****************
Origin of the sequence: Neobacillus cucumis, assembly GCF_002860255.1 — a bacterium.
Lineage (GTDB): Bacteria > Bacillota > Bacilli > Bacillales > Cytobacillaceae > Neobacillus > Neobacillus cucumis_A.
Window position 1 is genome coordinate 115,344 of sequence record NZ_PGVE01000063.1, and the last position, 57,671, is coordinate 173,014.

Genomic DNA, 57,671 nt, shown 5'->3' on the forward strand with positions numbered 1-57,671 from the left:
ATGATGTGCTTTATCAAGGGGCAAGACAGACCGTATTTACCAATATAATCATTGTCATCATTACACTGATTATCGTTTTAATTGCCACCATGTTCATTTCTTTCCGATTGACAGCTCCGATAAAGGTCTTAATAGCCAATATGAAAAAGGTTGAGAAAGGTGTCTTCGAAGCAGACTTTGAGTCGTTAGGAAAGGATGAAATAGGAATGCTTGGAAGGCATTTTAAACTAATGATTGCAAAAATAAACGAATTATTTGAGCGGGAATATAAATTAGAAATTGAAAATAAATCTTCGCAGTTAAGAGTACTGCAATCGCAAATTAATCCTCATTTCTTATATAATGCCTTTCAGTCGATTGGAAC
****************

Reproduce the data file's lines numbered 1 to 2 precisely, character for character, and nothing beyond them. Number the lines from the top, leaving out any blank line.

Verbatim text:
Origin of the sequence: Neobacillus cucumis, assembly GCF_002860255.1 — a bacterium.
Lineage (GTDB): Bacteria > Bacillota > Bacilli > Bacillales > Cytobacillaceae > Neobacillus > Neobacillus cucumis_A.